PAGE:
⚠️GRASS SEED Season Is Upon Us! ⚠️ Warning – Dogs And Grass Seeds.

 

Now that summer has finally arrived, we can enjoy walking our dogs in the glorious sunshine out in the countryside. However, it is important to be aware of areas which could pose a danger to our dogs. Read our Holidays4Dogs article for more information on grass seeds and dogs.

Grass seeds, especially barley grass are sharp enough to penetrate the skin and migrate around the body. It is also common for them to become stuck in the nasal cavity. The risks that grass seeds pose to dogs, are significantly increased in the summer months.

Risks.

It is most common for grass seeds to lodge between the toes, but equally they can get into the ears, nose and eyes causing hay-fever symptoms. They can also cause problems in the external reproductive organs.

Seeds between the toes can develop into cysts if not removed and your dog will show signs of discomfort by licking or biting between the toes. Grass seeds lodged in the paw area may also cause the dog to limp.

Likewise, if a seed has become lodged in the ear canal, your dog may shake his head or scratch his ears frantically. Because dogs sniff the ground, seeds easily become lodged in the nasal cavity and can even work their way into the lungs.

Therefore, it is always good practice to check your dog for grass seeds after each walk and preferably avoid areas of long grass or barley crops altogether over the summer season.

What to do if your dog is affected by grass seeds.

Once a seed has become lodged under the dogs’ skin, or in the eye, or ear, you will need to take your dog to the vet promptly. It is vital the seed is removed, to prevent further infection. Your vet may also prescribe antibiotics.

To reduce the risk of grass seeds harming your dog there are a number of tips you can consider;

Avoid walking your dog through large open areas of long grass, or crops. Although it is fun for dogs to run around in fields and paddocks, it can quickly become a source of misery should the dog pick up a grass seed.

Always groom your dog after walking near long grass, especially long-coated breeds. Check between the toes and inside the ears and eyes and also under the tail and “armpits”.

If your dog has a heavy coat you may want to consider clipping the long fur from between the toes and around the hocks. Any dog groomer will do this for you if feel you cannot tackle it yourself.

 

Out riding this weekend I took a short-cut across a field to avoid getting caught in thunder. This seemed like a good idea (and I did miss the storm).

But, I was soon alarmed to see the number of nasty barley grass under the hoof. Long grasses brushing past my horses legs, made me very worried they’d get stuck in his legs and, at the very least, to my horses boots – which did happen.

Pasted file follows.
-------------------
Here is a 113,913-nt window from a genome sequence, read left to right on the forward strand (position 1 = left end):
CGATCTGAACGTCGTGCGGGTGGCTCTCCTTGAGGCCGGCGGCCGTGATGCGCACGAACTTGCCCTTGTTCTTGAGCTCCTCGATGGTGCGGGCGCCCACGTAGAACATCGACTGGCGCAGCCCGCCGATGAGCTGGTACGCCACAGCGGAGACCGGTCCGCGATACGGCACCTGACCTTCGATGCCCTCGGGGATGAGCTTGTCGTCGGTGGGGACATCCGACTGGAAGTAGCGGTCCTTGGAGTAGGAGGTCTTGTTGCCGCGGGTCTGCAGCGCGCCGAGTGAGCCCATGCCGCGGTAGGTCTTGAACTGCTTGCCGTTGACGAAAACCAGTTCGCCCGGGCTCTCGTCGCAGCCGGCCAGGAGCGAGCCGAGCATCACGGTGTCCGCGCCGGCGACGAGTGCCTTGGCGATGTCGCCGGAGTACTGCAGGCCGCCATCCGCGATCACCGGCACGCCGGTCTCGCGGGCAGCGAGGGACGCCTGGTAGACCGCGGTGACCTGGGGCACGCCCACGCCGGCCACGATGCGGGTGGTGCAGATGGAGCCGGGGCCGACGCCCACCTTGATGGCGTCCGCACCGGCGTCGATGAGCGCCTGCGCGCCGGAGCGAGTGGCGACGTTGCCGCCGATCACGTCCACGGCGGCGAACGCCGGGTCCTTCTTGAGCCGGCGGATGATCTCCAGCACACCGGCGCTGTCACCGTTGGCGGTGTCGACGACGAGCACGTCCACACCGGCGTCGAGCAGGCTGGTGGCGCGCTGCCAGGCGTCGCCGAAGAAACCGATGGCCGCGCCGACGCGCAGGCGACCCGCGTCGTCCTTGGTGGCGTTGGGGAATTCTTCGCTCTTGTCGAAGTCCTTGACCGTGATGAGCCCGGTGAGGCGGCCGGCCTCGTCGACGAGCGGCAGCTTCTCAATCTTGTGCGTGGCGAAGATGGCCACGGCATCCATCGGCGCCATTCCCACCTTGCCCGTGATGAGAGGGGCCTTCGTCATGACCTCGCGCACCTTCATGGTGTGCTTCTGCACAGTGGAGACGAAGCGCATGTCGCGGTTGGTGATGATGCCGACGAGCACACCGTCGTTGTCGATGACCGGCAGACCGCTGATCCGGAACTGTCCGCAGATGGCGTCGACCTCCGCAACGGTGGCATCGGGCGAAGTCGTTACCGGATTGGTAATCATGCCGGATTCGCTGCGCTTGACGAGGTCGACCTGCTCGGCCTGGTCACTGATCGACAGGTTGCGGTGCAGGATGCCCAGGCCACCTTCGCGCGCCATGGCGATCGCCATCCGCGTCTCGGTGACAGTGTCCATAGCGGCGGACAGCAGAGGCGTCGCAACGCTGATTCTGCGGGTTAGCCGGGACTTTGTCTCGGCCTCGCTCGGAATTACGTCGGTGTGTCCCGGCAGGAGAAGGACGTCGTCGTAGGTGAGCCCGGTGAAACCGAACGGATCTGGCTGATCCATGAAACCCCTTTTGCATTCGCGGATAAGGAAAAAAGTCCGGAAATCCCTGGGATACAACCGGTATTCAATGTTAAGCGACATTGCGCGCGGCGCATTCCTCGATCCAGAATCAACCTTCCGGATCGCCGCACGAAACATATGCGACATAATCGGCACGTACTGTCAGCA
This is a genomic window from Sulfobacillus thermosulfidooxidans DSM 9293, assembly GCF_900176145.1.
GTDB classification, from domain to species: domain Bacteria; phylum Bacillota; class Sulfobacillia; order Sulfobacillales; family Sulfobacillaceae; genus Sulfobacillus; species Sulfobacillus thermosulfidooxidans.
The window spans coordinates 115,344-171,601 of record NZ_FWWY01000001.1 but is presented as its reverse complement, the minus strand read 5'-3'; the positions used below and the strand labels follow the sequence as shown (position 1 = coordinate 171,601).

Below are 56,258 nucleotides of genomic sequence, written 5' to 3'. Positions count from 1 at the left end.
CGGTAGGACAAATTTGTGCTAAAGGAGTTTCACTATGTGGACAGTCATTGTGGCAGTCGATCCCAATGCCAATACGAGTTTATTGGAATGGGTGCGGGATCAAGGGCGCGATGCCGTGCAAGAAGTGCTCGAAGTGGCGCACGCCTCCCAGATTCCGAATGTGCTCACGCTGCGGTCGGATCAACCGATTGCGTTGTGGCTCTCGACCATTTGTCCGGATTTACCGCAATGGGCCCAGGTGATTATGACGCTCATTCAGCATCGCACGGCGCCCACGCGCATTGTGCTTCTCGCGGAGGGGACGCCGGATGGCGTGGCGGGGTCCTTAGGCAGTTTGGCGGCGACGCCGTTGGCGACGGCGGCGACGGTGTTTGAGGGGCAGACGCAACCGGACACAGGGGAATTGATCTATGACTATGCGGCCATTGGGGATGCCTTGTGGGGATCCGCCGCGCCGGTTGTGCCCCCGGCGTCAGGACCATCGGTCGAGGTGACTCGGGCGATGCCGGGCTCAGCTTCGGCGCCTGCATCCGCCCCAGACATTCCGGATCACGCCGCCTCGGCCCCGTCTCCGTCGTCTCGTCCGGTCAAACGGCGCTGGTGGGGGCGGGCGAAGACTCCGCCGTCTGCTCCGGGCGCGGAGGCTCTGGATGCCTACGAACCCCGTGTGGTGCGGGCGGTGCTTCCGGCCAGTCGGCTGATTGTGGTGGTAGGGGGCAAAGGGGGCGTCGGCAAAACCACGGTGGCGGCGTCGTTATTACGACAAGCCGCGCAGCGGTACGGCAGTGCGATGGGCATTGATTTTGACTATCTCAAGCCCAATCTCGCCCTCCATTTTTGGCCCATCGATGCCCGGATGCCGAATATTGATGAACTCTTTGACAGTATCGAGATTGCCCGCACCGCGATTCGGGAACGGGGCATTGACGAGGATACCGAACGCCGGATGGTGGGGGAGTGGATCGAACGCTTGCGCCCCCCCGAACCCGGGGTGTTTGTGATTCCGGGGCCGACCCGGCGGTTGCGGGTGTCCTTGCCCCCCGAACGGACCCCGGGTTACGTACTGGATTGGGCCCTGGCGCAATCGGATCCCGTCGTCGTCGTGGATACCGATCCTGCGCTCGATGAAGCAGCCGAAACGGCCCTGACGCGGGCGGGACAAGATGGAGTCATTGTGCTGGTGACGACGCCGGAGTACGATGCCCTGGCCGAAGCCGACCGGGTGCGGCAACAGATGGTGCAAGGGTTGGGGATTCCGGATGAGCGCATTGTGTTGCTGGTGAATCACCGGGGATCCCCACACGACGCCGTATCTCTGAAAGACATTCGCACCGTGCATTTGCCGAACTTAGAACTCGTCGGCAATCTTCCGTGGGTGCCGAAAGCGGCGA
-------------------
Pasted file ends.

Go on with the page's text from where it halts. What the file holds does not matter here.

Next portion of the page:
ALARM! Imagine these seeds under your dogs skin?! Thankfully, my horse was unaffected, but he had a good groom just the same.

(Any tips how to get rid of them from horse boots, without painstakingly picking them, out would be most welcome!)

A personal lesson learned.

This experience reminded me of an event that happened many years ago (17 years to be exact) and which will stick in my mind forever. I was looking after a regular guest Beagle and while we were out walking, he suddenly started sneezing.

He continued intermittently sneezing and occasionally rubbing his nose, even after we got back home. Despite seeing nothing up his nose, I highly suspected it was a grass seed. This was not to be ignored!

Surgery.

Imagine one of these trapped in a dog’s nasal cavity!

A vet examination of the dog’s nose revealed nothing except a tiny ‘whispy end’ of a grass seed, buried very deep inside the nostril. It was essential this was removed straight away and, to do this, the dog had to be anaesthetised.

Even the vet was shocked by the size of the large barbed seed (3cm +) which was, thankfully, removed safely.

Thank goodness, my quick action of getting the dog to the vet meant the seed didn’t migrate any deeper. Any delay and the grass seed would have embedded even further into the nasal cavity.

This would have most likely resulted in evasive surgery to remove the seed via the side of the dog’s face.

Really nasty…

I have seen some dreadful situations of seeds lodged between the toes of dogs. However, they can also get into the ears, nose and eyes, as well as the external reproductive organs.

Grass seeds between the toes can rapidly develop into cysts if not removed and your dog will show signs of discomfort by licking, or biting, between the toes.

Likewise, if a seed has become lodged in the ear canal, your dog may shake his head or scratch his ears frantically. Because dogs sniff the ground, seeds easily become lodged in the nasal cavity and can even work their way into the lungs.

It it is always a sensible precaution to keep dogs out of long grass when walking in the countryside, to avoid this really nasty situation.

Conclusion.

Make sure you are familiar with the places where you will be walking your dog. Be aware of your local environment and when seeds are likely to be most prevalent. Avoid these areas as far as possible when out with your dog.

There are plenty of less hazardous areas to walk your dog which can still be fun for them. While a dog can look very amusing, or photogenic, bouncing through long grass – there are very real hidden dangers. All our Holidays4Dogs carers are well aware of grass seed danger and will, therefore, minimise contact when guest dogs are staying.

It may look fun but, PLEASE DO NOT let your dog run around in long dry grass. Ears, eyes, noses, skin and doggie ‘privates’ can all be affected.